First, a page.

Monday, September 03, 2012

A Young Person's Guide to Orkney

Are you planning to travel to Orkney? I grew up in Orkney and there are a few things locals know that would be valuable for tourists to know when visiting the islands.

As both a young person and a local, I can't help notice that most of the people visiting Orkney are of an older stature and it's always quite exciting if I meet a group of young tourists. It would be quite refreshing to get more young people visiting the islands as it might help develop more things for young residents to do on the islands as well as young people visiting the county.

 Most young Orcadians will agree that there isn't much to do on Orkney, but this is mainly in the winter time when the weather doesn't really let you leave the house. In the summer my local town, at least, is full of students home for the Summer from university and the pubs are full of young people. In the summer Orkney has a great pub scene, especially during the Folk Festival in late May every year. This is a weekend full of organised gigs as well as spontaneous pub gigs. There is also Stromness Shopping Week which is another time to meet groups of young Orcadians in the pubs as it is usually a "must" to be back home for. This is a week long gala-like celebration, think of it like a mini-jubilee every year, which is quite bizarre for a tourist to see as the opening ceremony looks bizarrely like a wedding. There is a "Shopping Week Queen" elected from the local school by fellow pupils and they get to spend the whole week in a pretty (usually white) dress for the whole week with two attendants (bridesmaids essentially) also chosen from the local school. Along with bizarre old time traditions there are stalls and a variety of activities as well as, you guessed it, an active pub scene.

Another "must" for students to return home for is "the shows" which are agricultural shows which are good fun to visit during the day  but even more exciting is the night time celebrations which usually involve a band as well as a lot of drinking. The biggest of these shows in "The County Show" where this year's evening acts included Scotland's favourite twins the Proclaimers. The shows are usually held in the first week of August and usually coincides with Orkney's best weather.

Now, Orkney doesn't just have the pubs on offer, us young locals like to take advantage of the spectacular scenery we have here. If you are studying in Scotland you are most likely in one of the big cities, Orkney offers a very different landscape to the cities and is easily reached by ferry from Aberdeen (they also offer a student discount but only on telephone or in-person bookings). Although this ferry is 6 hours long as long as you take a good book or a laptop and some films you will be fine. There is wifi but it is very temperamental and I would buy some food before you board as it is notoriously expensive, then again the battered haddock at the restauerant is one of the best I have had... Flying is also an option but is often very, very expensive. It is cheaper to fly to Bergen from Kirkwall than to Edinburgh, Orkney logic.

Brochures will tell you numerous sights to see and some of the most scenic spots are best visited in the evenings when the majority of tourists have headed home and Orkney is renown for producing some spectacular sunsets that are worth staying up for. Some of my favourite beauty spots for sunset watching are Skaill, Rackwick Bay on Hoy, Waulkmill Bay in Orphir and Yesneby. Skara Brae is one of Orkney's most famous tourist attractions and is located next to Skaill Beach and at night anyone can get into the site for free via the beach if you walk along the edge of the coast from the beach car park. I am not 100% sure if this is actually okay to do but it's been accessible for many years with the gate unlocked so I don't see the issue as long as you take nothing but photographs and leave nothing but footprints!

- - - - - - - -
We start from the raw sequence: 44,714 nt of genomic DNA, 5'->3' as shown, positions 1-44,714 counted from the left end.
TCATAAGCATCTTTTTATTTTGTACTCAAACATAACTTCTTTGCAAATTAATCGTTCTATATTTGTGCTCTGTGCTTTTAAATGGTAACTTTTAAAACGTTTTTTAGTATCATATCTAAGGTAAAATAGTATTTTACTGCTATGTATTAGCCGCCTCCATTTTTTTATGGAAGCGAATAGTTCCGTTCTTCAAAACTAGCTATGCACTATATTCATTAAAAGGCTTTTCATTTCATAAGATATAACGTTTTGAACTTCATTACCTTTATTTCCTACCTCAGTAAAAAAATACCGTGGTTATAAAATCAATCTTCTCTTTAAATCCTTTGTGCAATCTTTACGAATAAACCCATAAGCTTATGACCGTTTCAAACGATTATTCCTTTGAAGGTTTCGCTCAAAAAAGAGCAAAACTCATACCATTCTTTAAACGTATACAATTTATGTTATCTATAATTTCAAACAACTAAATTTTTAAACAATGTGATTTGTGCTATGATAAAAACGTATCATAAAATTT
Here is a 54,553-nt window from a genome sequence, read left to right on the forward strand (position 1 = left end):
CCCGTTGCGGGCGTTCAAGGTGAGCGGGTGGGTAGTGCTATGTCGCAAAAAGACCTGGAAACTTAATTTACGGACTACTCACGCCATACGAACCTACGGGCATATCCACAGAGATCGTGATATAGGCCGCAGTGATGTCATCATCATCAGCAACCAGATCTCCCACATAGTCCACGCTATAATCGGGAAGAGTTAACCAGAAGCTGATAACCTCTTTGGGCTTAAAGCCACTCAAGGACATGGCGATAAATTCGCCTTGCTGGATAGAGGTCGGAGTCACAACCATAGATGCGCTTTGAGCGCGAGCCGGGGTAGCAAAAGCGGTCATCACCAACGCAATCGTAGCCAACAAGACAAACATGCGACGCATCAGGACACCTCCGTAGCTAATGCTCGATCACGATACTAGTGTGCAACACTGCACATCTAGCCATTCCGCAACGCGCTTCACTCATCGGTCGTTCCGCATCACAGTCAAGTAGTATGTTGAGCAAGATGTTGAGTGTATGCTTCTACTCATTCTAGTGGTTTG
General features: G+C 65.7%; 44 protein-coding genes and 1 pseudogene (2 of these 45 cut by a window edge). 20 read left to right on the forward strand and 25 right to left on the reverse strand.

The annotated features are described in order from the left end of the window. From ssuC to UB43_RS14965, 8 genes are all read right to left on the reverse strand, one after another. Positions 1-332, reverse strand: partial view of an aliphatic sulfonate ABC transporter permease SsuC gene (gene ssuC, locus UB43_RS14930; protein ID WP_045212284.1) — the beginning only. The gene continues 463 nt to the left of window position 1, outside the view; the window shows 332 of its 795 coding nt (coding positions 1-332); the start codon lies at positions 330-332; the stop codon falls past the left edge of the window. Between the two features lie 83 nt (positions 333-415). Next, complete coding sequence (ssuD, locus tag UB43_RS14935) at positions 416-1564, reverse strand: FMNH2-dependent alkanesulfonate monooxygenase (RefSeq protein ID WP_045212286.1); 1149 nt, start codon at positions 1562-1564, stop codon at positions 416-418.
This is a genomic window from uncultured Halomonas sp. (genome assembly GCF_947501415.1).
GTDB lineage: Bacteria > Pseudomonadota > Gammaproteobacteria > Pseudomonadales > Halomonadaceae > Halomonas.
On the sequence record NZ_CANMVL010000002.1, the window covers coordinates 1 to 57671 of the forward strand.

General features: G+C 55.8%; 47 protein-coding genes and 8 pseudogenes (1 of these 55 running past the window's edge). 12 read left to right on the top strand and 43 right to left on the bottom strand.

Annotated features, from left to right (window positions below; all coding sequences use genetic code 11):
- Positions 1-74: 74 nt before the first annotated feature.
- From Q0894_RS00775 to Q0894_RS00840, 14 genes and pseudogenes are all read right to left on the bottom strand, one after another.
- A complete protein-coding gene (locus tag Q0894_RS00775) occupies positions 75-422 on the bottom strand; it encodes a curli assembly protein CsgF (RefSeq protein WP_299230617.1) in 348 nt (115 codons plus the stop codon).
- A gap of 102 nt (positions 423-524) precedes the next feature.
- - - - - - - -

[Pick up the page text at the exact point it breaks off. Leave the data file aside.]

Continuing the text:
The easiest way to get around Orkney is by car, but this can be expensive and you may notice that fuel in Orkney is surprisingly expensive considering we have one of the main oil terminals for the North Sea located on Flotta. Currently petrol is around £1.47 per litre and I won't dare tell you diesel prices. One little tip I can give you is that for some unknown reason the petrol in the village of Dounby is cheaper than elsewhere on the island so if you can find your way there then try and fill up when you can! The buses are relatively few and far between but do offer services to the main attractions but do not give you the freedom to go as you please.

Orkney looks best dressed between May-August as the weather is often at it's sunniest, not necessarily warmest though... May offers a great pub scene with the Folk Festival, in June there is the Summer solstice which lasts pretty much 24 hours on Orkney and July and August provide the busiest event calender for the county. Bear in mind though that later in the summer Orkney begins to get plagued by "midgies" which are smaller, and more irritating mosquitoes and stop you from being able to eat outdoors without ingesting some extra protein. It is also entirely possible to travel to Orkney in Winter but the weather is much riskier and the options for tourists will be a lot more limited. The "Merry Dancers" or Northern Lights have been spotted on the isles on numerous occasions and are one of the few places in the UK they are regularly spotted.